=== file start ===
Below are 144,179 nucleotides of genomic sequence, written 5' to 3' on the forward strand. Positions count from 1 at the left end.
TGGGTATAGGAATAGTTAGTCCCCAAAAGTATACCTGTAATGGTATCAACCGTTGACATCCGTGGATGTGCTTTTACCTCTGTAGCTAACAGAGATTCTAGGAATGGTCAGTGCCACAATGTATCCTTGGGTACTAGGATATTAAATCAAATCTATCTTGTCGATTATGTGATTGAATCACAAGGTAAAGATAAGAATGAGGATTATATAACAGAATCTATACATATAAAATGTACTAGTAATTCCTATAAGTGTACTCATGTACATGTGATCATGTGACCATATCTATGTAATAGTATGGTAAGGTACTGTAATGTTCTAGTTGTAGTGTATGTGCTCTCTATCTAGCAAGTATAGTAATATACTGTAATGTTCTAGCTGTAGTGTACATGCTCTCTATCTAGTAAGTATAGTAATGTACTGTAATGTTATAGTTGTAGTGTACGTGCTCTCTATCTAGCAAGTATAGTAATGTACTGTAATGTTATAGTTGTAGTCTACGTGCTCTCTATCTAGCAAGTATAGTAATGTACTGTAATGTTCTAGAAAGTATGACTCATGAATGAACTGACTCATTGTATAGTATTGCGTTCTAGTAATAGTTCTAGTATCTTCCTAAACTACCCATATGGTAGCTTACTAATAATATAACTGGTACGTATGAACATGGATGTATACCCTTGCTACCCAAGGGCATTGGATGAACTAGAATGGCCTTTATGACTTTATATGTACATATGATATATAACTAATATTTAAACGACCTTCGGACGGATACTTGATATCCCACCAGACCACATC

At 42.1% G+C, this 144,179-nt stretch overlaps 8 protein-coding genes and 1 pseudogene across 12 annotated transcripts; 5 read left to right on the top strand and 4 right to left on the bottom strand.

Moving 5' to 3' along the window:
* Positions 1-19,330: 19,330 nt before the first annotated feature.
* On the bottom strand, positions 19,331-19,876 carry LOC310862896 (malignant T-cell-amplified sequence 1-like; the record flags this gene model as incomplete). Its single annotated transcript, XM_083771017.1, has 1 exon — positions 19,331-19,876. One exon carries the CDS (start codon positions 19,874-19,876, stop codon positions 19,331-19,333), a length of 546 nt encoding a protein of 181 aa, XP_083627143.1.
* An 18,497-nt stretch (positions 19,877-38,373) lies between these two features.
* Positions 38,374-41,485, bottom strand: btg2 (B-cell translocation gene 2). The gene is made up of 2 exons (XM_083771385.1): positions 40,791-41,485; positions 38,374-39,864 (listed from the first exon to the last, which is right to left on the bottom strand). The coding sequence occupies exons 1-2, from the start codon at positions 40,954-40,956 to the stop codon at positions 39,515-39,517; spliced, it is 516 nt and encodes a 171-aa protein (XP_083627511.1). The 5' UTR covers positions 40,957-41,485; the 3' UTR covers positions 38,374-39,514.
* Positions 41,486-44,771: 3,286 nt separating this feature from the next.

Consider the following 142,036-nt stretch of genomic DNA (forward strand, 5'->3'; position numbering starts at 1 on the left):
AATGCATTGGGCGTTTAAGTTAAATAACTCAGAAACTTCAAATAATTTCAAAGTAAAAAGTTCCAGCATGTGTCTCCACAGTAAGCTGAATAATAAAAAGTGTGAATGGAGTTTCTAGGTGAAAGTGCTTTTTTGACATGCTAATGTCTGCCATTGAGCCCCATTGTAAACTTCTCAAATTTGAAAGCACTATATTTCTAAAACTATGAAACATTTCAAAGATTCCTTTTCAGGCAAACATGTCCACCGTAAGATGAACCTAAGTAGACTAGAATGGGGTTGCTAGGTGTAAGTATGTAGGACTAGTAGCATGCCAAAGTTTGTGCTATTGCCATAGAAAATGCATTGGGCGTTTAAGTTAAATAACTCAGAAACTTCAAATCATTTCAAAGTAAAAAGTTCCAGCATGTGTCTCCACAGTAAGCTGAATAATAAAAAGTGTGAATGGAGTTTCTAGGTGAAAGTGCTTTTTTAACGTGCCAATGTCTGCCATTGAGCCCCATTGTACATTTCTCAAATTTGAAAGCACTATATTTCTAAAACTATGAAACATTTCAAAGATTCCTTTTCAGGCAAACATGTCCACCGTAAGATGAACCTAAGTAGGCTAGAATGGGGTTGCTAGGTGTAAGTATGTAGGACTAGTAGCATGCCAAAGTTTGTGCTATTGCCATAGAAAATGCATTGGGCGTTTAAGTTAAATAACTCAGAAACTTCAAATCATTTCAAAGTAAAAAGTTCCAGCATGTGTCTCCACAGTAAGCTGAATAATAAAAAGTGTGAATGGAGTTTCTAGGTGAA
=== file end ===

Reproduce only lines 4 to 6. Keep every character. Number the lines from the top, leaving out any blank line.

Moving 5' to 3' along the window:
* Positions 1-19,330: 19,330 nt before the first annotated feature.
* On the bottom strand, positions 19,331-19,876 carry LOC310862896 (malignant T-cell-amplified sequence 1-like; the record flags this gene model as incomplete). Its single annotated transcript, XM_083771017.1, has 1 exon — positions 19,331-19,876. One exon carries the CDS (start codon positions 19,874-19,876, stop codon positions 19,331-19,333), a length of 546 nt encoding a protein of 181 aa, XP_083627143.1.